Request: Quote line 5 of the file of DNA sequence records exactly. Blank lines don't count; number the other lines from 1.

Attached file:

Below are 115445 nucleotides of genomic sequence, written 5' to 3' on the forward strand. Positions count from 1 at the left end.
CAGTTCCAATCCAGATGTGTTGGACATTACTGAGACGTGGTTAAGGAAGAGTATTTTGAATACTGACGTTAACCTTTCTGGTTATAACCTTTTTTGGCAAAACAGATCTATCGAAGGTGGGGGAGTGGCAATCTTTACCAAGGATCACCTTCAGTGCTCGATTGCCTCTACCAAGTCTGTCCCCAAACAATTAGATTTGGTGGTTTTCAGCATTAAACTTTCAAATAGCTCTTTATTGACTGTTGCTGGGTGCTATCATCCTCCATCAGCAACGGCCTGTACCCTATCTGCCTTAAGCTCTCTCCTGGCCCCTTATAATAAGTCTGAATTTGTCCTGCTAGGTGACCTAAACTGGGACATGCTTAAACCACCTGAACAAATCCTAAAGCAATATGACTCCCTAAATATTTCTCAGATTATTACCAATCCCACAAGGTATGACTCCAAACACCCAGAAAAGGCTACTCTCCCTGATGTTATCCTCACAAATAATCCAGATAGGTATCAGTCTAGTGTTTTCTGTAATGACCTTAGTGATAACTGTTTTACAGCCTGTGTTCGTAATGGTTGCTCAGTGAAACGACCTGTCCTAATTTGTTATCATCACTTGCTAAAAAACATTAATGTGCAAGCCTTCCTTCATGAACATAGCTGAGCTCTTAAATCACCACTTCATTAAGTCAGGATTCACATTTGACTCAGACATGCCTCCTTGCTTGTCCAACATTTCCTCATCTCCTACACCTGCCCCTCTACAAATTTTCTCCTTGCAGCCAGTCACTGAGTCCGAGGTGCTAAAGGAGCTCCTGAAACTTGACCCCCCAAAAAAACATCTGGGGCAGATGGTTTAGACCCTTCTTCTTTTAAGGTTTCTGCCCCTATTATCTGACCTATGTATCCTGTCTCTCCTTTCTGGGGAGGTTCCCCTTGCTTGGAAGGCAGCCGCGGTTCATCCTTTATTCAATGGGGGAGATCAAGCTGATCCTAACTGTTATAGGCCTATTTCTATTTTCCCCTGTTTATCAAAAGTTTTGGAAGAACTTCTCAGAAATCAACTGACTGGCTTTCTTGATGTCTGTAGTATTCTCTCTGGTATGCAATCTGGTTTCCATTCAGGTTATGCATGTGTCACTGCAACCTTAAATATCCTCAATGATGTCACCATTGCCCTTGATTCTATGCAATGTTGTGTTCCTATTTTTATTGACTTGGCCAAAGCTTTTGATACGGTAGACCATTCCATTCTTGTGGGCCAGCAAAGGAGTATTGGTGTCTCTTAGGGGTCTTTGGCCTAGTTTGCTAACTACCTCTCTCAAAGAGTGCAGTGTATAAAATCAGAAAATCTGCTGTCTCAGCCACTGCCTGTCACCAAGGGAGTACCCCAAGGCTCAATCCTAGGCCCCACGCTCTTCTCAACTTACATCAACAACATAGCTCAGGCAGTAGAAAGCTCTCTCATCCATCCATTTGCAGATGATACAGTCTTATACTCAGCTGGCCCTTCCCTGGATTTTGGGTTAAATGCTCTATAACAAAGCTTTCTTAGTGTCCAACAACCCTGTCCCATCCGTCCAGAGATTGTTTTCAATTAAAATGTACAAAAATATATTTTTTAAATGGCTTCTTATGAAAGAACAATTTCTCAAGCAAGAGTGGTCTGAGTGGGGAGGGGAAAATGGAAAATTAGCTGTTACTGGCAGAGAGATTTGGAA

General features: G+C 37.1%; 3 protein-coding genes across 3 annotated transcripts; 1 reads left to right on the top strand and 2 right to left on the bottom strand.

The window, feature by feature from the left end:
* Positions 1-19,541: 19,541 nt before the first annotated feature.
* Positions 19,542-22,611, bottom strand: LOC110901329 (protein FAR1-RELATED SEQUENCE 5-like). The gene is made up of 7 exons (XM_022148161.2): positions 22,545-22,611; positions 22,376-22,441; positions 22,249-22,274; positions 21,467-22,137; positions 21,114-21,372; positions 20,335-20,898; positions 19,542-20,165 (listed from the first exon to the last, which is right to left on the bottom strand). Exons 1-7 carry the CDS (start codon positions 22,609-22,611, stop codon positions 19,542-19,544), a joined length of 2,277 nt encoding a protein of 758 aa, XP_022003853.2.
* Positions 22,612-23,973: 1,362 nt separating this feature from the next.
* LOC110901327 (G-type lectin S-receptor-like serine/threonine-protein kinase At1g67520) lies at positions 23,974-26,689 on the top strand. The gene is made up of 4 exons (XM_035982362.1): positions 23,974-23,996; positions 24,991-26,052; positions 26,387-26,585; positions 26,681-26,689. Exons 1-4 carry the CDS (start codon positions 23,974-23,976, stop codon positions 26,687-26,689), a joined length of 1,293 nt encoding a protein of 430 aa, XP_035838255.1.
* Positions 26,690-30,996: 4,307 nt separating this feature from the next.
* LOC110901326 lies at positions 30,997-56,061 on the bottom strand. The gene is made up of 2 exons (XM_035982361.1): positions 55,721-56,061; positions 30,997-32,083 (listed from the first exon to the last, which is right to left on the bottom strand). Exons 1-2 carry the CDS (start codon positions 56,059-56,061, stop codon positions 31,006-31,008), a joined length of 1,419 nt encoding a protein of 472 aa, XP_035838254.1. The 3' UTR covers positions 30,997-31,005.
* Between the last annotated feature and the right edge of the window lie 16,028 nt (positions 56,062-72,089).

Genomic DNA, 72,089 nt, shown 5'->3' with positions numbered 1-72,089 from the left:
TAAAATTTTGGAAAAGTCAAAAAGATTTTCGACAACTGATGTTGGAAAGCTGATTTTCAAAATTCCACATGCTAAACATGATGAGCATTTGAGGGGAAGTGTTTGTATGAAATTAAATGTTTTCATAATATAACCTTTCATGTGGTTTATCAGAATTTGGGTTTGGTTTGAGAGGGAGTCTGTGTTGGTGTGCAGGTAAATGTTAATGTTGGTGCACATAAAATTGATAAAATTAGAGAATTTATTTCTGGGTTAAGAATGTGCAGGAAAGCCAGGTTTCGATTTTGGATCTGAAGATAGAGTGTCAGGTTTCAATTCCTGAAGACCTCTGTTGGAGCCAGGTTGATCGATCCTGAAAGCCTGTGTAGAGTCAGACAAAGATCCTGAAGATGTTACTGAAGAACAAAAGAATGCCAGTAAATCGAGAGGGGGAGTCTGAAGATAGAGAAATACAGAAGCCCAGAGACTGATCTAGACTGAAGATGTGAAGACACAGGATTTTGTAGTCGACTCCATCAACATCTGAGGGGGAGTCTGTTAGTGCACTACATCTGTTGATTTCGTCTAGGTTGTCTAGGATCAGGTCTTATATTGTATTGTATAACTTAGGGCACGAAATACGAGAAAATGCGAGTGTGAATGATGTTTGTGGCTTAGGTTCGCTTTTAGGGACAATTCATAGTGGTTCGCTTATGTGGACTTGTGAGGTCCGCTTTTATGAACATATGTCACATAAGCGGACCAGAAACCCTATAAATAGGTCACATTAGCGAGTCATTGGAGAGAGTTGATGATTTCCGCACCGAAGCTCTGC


* Positions 1-19,541: 19,541 nt before the first annotated feature.